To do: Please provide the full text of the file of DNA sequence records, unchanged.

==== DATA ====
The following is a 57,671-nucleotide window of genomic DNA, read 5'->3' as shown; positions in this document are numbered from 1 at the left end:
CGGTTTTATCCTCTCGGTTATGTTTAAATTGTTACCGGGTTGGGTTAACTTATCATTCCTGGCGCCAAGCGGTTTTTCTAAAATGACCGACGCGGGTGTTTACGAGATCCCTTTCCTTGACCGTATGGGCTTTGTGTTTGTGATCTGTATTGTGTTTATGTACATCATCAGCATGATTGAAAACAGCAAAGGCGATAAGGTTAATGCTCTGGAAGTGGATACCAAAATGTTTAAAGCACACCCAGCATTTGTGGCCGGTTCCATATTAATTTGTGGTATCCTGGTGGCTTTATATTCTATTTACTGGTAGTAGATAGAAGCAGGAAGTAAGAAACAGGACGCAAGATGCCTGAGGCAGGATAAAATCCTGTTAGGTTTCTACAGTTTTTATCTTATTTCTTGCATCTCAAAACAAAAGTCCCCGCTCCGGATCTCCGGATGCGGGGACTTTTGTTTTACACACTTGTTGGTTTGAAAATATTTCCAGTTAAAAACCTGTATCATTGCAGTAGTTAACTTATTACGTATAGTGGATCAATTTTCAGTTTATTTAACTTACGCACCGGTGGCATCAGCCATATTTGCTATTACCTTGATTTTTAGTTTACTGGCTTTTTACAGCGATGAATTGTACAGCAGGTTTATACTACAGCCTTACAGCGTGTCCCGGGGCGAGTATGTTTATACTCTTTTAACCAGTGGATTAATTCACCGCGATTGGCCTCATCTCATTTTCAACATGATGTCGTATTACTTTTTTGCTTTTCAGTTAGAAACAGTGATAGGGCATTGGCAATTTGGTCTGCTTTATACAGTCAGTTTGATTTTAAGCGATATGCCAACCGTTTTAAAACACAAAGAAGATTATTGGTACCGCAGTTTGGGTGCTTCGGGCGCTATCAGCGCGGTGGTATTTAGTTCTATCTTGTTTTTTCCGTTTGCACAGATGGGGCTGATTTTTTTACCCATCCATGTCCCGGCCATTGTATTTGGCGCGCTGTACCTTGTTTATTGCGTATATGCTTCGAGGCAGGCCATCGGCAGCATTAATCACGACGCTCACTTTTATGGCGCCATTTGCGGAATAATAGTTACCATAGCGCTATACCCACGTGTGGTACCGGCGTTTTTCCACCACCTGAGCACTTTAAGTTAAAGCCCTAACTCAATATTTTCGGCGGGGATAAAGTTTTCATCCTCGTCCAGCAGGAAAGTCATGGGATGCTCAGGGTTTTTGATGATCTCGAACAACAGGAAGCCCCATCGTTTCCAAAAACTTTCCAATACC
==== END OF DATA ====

The following is a 57,671-nucleotide window of genomic DNA, read 5'->3' as shown; positions in this document are numbered from 1 at the left end:
CGGTTTTATCCTCTCGGTTATGTTTAAATTGTTACCGGGTTGGGTTAACTTATCATTCCTGGCGCCAAGCGGTTTTTCTAAAATGACCGACGCGGGTGTTTACGAGATCCCTTTCCTTGACCGTATGGGCTTTGTGTTTGTGATCTGTATTGTGTTTATGTACATCATCAGCATGATTGAAAACAGCAAAGGCGATAAGGTTAATGCTCTGGAAGTGGATACCAAAATGTTTAAAGCACACCCAGCATTTGTGGCCGGTTCCATATTAATTTGTGGTATCCTGGTGGCTTTATATTCTATTTACTGGTAGTAGATAGAAGCAGGAAGTAAGAAACAGGACGCAAGATGCCTGAGGCAGGATAAAATCCTGTTAGGTTTCTACAGTTTTTATCTTATTTCTTGCATCTCAAAACAAAAGTCCCCGCTCCGGATCTCCGGATGCGGGGACTTTTGTTTTACACACTTGTTGGTTTGAAAATATTTCCAGTTAAAAACCTGTATCATTGCAGTAGTTAACTTATTACGTATAGTGGATCAATTTTCAGTTTATTTAACTTACGCACCGGTGGCATCAGCCATATTTGCTATTACCTTGATTTTTAGTTTACTGGCTTTTTACAGCGATGAATTGTACAGCAGGTTTATACTACAGCCTTACAGCGTGTCCCGGGGCGAGTATGTTTATACTCTTTTAACCAGTGGATTAATTCACCGCGATTGGCCTCATCTCATTTTCAACATGATGTCGTATTACTTTTTTGCTTTTCAGTTAGAAACAGTGATAGGGCATTGGCAATTTGGTCTGCTTTATACAGTCAGTTTGATTTTAAGCGATATGCCAACCGTTTTAAAACACAAAGAAGATTATTGGTACCGCAGTTTGGGTGCTTCGGGCGCTATCAGCGCGGTGGTATTTAGTTCTATCTTGTTTTTTCCGTTTGCACAGATGGGGCTGATTTTTTTACCCATCCATGTCCCGGCCATTGTATTTGGCGCGCTGTACCTTGTTTATTGCGTATATGCTTCGAGGCAGGCCATCGGCAGCATTAATCACGACGCTCACTTTTATGGCGCCATTTGCGGAATAATAGTTACCATAGCGCTATACCCACGTGTGGTACCGGCGTTTTTCCACCACCTGAGCACTTTAAGTTAAAGCCCTAACTCAATATTTTCGGCGGGGATAAAGTTTTCATCCTCGTCCAGCAGGAAAGTCATGGGATGCTCAGGGTTTTTGATGATCTCGAACAACAGGAAGCCCCATCGTTTCCAAAAACTTTCCAATACC